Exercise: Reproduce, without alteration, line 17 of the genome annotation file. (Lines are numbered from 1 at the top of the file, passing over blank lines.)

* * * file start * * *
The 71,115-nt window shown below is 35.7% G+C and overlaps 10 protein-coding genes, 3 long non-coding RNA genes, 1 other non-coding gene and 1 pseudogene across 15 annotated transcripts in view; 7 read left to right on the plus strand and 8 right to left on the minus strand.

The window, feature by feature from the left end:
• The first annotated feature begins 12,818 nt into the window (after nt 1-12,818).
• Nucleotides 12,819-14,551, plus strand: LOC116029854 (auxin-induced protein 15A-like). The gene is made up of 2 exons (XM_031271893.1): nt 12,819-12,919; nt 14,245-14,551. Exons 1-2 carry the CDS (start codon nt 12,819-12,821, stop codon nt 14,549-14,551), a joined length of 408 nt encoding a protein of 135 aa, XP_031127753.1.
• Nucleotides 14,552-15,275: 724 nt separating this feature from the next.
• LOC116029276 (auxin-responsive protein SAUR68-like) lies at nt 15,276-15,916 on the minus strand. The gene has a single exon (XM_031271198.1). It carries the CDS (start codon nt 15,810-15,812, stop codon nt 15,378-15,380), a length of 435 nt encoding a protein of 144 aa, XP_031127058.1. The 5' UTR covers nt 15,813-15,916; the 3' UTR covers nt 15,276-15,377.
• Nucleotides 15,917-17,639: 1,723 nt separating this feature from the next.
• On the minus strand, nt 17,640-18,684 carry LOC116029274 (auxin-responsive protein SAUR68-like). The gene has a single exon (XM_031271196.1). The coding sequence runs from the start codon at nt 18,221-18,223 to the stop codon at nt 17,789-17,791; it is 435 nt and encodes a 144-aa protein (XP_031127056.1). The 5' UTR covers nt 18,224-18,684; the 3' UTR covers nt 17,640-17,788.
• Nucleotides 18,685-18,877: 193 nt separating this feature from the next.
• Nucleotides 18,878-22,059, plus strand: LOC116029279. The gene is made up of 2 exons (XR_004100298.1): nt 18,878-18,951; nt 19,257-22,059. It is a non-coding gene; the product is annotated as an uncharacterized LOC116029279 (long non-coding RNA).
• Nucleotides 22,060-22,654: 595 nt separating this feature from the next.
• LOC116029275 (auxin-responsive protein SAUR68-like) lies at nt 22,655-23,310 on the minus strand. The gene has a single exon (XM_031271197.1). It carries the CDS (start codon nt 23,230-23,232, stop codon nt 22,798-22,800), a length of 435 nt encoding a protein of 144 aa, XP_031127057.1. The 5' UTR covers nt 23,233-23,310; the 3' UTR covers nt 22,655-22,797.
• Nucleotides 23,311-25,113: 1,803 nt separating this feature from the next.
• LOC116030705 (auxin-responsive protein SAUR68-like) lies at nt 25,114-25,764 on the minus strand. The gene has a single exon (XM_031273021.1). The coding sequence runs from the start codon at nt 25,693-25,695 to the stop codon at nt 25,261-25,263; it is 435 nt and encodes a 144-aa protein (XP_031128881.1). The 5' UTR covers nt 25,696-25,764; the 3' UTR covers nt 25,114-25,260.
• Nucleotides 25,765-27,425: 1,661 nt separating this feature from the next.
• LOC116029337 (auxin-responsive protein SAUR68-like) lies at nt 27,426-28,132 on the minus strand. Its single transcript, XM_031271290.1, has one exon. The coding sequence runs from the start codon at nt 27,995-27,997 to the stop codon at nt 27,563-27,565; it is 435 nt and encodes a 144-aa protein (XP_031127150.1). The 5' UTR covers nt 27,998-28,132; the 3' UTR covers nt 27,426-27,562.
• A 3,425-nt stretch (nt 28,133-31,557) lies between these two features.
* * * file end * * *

• A 3,425-nt stretch (nt 28,133-31,557) lies between these two features.